Editorial: Putting value behind the best bang for your buck

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$5 dollars for a morning cup of coffee? Swipe. 

$15 for a meal out with friends? Swipe. 

$50 for concert tickets? Swipe. 

With a simple swipe, tap or click, the decision-making process to spend money has been significantly simplified. And as students navigate the limbo between financial dependence and independence, it is important to establish smart budgets and develop sustainable spending habits. 

If swipes go unmonitored, even a daily cup of coffee can add up to $400 by the end of the semester. While it is important to indulge and treat ourselves every once in awhile, it is equally as important to acknowledge the value of money and act accordingly. 

In 2018, college students held $574 billion in spending power, according to SheerID. Of that sum, $65 billion was spent on food alone. 

When it comes to costs that are unavoidable, such as textbooks, the expenses climb as well. 

Throughout their time in school, college students can be expected to spend over $3,000 on textbooks and $4,000 in credit cards, personal loans and student debt. 

Costs like textbooks, housing and food are nearly unavoidable, but students can regain control of their bank accounts by strategically managing their personal finances. 

According to the marketing study, the rise in students’ spending can be linked to “the need to purchase things for status.” 

With the presence of social media, it is easy to glorify and share spending, with pictures fancy foods and experiences, for example. And with almost $600 billion in spending power, brands target college students, putting spending at the forefront of our minds.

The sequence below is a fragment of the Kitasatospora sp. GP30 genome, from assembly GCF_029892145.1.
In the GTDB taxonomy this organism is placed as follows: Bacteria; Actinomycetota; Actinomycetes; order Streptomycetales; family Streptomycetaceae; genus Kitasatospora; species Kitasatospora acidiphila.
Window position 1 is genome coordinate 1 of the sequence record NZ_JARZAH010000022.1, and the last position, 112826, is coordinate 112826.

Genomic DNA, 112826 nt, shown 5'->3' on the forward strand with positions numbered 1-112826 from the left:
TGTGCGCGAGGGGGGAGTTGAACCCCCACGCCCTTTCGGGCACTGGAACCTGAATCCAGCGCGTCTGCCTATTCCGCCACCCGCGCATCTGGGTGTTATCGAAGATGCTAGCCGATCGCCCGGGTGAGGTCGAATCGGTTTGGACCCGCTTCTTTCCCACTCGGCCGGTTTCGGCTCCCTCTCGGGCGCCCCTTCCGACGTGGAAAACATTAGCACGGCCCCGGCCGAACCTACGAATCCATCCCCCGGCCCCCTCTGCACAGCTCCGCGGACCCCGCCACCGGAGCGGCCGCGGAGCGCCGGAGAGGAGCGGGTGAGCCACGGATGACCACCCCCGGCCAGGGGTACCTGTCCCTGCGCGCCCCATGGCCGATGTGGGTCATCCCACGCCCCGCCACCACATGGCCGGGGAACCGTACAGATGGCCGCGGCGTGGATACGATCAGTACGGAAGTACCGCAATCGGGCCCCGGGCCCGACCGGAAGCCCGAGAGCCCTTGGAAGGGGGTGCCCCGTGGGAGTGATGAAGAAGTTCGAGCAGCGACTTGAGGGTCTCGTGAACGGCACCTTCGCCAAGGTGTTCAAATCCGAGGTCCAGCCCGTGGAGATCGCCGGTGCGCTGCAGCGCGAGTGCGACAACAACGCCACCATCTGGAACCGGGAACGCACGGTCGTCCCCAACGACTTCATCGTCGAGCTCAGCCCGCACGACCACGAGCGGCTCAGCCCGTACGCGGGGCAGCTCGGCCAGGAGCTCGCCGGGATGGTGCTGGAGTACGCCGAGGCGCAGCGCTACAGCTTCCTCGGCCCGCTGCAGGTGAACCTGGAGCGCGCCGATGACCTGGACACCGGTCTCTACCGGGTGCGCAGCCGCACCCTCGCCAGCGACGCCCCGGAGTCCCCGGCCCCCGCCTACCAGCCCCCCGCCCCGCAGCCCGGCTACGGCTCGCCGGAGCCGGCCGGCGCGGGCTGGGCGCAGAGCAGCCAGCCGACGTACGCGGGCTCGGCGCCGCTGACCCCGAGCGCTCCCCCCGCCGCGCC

“Did you forget something in your bag?” clothing stores remind us in our e-mailboxes. Instagram ads provide targeted solutions to our unique needs. Whether it is a skincare product, a restaurant or clothing item, Instagram and other social platforms make it nearly impossible to forget about spending. 

And while all students deserve to treat themselves, it is important to define the value of our money before we are convinced to impulsively spend it. 

“$5 for a cup of coffee? That’s ridiculous,” students say as the Saxbys line extends out the door on a Monday morning. 

Regardless of whether or not students agree with the price, purchases, such as a morning cup of coffee, can become routine. There is nothing inherently wrong with a treat-yourself experience, but the actual cup of coffee can most likely be replicated at home. 

For example, a 24-pack of Dunkin Keurig cups costs $13.29. That comes to 55 cents per cup, versus the standard coffee shop’s price of around $3. 

Students work hard for their money, and while spending can feel like a reward, budgeting reaffirms the value of that hard-earned cash. Instead of a set of limitations, a budget can serve as a tool to relieve students of the stress that comes from constant spending. When students are in control of where their money goes, they get to decide whether a purchase is necessary, or simply an impulsive decision. 

With more experiences and opportunities presented to us every day, students should invest in experiences that repay them. Taking a trip with friends, attending a conference or cooking a home-cooked meal with friends are all ways to both spend money and gain experiences and memories along the way. 

It is easy to swipe and move on, but sometimes the most gratifying cups of coffee are those that are home-brewed with friends.

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